Tag Archives: flash fiction

Keep it Simple

“One day I will find the right words, and they will be simple.” – Jack Kerouac

Keeping things short, sweet and to the point has not always been my strong suit. I was the one who always wrote the novel length email or card or essay answer. I was the one who needed extra room to write on the group birthday card.

Recent jobs have cured me of this (almost) in favor of the super effective, and easy to browse through when busy, bullet point version. You may know what I am talking about here, your co-worker writes the dreaded super long email when you are busy, so all you really wanna do is cut them off and ask them to just give the bullet points. What do you really need me to get so I can move along to the next task?

It’s not always easy to break it down simply but it can usually be done. The same is true of our non-business related writing. It’s not easy to make our prose tight or our poetry lean, but the writing is usually better for the time spent making it cleaner.

This last week on my personal blog post, I accepted a 99 word flash fiction challenge. I knew 99 words (no more, no less) sounded challenging, but after a few tries I realized just how few words that meant. The resulting flash fiction was an interesting first attempt, but the lesson I got from having to cut down my words was a helpful one.

Words, lines and paragraphs began dropping away as I tried to pare down what I had written so that I could get my story within the constraints of the word ¬†count limit. It felt much like a puzzle toward the end – what pieces needed to be there and which just didn’t fit? What if I were try it this way instead? The result wasn’t perfect, but it did finally work, and it read far easier than the original versions. It was cleaner and less bulky.

Keeping it simple will be something I will have to work toward. I have to remind myself that simple doesn’t have to mean ordinary or plain. It does mean I need to avoid letting things get unnecessarily overdone.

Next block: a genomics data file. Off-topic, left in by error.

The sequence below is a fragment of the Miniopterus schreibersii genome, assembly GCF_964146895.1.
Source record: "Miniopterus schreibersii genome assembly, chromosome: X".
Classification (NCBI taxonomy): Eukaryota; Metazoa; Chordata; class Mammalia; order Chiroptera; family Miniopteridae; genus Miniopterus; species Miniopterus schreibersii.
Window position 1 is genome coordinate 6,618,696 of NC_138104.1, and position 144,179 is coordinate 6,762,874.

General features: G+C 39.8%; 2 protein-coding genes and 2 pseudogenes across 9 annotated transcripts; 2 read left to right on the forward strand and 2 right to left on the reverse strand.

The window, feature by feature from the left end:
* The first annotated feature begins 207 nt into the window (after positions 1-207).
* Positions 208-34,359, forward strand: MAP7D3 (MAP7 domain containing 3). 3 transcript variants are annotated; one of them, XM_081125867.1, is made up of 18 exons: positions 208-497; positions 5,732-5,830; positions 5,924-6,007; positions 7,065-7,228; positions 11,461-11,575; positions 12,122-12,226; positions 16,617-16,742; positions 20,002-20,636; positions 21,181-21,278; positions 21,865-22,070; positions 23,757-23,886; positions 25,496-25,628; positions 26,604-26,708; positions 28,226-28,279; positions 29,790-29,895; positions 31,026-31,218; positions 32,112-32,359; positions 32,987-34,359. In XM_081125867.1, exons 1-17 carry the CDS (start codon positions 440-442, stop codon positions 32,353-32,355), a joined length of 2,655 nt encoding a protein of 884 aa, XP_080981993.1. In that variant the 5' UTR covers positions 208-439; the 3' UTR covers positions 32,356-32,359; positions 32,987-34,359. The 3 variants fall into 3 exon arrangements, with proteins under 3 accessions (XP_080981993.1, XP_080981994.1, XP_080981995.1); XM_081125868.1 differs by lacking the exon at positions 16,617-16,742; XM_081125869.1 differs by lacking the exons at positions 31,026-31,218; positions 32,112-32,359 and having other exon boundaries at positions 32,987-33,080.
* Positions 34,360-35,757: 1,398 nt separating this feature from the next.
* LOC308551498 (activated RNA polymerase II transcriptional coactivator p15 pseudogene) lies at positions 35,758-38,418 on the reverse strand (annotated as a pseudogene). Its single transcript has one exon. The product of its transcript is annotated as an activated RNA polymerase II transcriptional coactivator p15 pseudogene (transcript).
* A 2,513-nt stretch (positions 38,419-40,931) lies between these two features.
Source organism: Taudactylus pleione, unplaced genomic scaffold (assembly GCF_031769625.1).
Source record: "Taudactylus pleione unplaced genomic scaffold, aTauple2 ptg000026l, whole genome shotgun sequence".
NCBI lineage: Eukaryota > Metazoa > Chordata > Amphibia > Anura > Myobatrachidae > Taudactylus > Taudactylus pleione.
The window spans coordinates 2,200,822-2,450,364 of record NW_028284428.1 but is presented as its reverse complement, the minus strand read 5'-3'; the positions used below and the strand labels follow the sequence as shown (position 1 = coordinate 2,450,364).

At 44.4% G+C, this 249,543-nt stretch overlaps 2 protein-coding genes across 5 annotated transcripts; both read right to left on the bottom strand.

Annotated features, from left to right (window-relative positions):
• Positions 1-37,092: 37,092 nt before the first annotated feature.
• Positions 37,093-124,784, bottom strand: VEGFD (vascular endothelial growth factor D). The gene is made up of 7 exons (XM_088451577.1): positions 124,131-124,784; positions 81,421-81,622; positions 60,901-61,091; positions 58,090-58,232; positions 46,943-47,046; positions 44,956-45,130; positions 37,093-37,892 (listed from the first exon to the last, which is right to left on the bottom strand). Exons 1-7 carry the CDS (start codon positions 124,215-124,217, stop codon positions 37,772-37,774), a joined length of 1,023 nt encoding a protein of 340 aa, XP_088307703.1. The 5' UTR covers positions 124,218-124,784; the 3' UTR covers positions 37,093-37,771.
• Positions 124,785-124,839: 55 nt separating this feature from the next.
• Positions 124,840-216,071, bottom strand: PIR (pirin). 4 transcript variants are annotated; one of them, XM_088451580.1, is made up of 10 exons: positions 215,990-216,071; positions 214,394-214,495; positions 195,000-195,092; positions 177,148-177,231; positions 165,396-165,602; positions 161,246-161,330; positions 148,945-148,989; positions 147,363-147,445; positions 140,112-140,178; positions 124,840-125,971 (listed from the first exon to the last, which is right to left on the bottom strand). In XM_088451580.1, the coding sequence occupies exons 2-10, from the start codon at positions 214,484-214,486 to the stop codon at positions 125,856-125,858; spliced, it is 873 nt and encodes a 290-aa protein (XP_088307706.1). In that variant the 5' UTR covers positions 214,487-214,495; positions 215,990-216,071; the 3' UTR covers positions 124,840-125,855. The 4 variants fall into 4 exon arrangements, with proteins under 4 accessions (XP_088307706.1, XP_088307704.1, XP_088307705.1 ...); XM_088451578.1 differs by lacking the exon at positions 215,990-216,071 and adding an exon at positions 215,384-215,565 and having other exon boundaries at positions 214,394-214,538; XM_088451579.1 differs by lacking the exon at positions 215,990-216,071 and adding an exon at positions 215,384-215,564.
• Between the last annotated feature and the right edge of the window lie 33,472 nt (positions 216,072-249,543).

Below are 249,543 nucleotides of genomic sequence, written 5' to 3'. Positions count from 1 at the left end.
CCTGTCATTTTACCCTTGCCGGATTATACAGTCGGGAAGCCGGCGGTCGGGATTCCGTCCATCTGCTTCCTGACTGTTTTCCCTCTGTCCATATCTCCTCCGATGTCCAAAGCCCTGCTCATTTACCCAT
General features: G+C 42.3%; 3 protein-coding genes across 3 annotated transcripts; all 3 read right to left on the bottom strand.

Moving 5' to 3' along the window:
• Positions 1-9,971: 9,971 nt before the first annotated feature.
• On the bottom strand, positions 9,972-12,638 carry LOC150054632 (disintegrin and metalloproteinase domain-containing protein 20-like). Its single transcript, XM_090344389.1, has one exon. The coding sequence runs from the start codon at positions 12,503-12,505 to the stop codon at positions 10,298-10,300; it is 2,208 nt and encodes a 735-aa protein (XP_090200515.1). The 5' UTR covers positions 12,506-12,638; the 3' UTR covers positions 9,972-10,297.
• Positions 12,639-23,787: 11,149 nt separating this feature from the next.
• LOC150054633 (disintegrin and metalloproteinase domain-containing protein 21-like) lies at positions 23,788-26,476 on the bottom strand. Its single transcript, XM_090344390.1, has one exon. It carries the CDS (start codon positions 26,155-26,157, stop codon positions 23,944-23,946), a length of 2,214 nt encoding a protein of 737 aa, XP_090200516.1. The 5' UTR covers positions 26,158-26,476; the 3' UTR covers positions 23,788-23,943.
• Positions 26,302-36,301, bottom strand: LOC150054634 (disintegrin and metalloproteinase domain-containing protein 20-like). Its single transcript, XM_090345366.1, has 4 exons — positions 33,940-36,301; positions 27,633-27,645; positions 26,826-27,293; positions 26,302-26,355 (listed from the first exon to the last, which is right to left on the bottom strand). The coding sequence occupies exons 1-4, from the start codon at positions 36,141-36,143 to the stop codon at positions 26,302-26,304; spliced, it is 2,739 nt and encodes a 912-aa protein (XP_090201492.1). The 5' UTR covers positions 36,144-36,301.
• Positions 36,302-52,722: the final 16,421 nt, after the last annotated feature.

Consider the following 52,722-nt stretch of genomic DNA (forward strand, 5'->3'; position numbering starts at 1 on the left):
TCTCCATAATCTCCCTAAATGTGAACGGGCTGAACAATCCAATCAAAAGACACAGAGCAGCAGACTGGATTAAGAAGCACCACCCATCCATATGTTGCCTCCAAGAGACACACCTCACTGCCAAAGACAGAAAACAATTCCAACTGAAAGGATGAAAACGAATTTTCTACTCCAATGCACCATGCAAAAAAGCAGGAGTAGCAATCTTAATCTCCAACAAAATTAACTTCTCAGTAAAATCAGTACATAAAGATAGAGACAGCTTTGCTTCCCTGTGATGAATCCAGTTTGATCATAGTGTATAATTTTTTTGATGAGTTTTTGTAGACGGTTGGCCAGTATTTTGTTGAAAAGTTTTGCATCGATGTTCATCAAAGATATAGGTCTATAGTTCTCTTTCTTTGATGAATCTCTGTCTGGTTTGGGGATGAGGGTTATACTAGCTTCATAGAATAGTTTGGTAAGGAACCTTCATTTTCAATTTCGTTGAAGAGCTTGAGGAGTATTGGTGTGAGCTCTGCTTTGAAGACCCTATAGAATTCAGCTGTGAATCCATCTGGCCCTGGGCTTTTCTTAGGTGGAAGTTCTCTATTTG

Do you struggle with making your writing (or your life ūüėČ ) too complicated? Ever think it may be time to keep it simple? Please feel free to share in the comments. I always love to hear from you.

Thanks for reading! Have a great week!

~CJS

I Triple Dog Dare You

Yes, I’m late today, but at least I’m not as late as I was last Monday.¬†Today I want to talk a little about writing challenges and pushing yourself out of your comfort zone.

There are a lot of writing challenges available for writers of all sorts to participate in on the web. Some take place annually, such as National Novel Writing Month (NaNoWriMo) and National Poetry Writing Month (NaPoWriMo which I participated in).¬†Some are weekly all year long, such as The Daily Post’s Tuesday challenges and Charli Mills 99-Word Flash Fiction weekly challenge over on her blog Carrot Ranch Communications (which our very own AJ takes part in). Really, just google “writing challenges” and take your pick.

So why are there all these challenges? Why should you elect to participate in one?

No one says you have to do anything you don’t want to do. But, how are you to know your limits if you don’t test yourself? That’s something a challenge will do for you. Challenges, by definition, are a sort of call to action. To take part in something, to question the truth or validity of a thing, to invite someone to engage in a contest. When you participate in a challenge, whether for writing or anything else, you are questioning your ability to accomplish a task. Can you do what needs to be done? Are you good enough?

The problem with challenges, or at least participating in them, is that we tend to doubt our own abilities. We can’t do it so we don’t even try. We’re comfortable writing what we’ve been writing and we don’t want to try anything else. And that’s when your writing gets old and stale, and you find yourself in a writing rut. Then you ask why isn’t anyone liking what you write.

If you don’t push yourself to write, if you don’t try something new, your writing becomes a dry, crusty piece of bread that no one wants to eat. It ends up in the trash or food for birds. Committing to a challenge isn’t even necessary. Just challenging yourself to write something, even just a grocery list, can be a challenge in itself. Try just sitting down once a week with a piece of notebook paper and a pen (no computers) and filling in the entire paper. It doesn’t matter what you write as long as you fill in the paper. The challenge can be just writing once a week or just actually sitting your butt in the chair to write (something a lot of writers have trouble doing). And no one ever has to know whether you succeed or not.

Get out there and look up challenges this week and just see if there might be anything that catches your eye. You might find yourself attempting to write out of your “normal” genre, or maybe attempting poetry. But no matter what you challenge yourself with, keep challenging yourself and pushing your limits.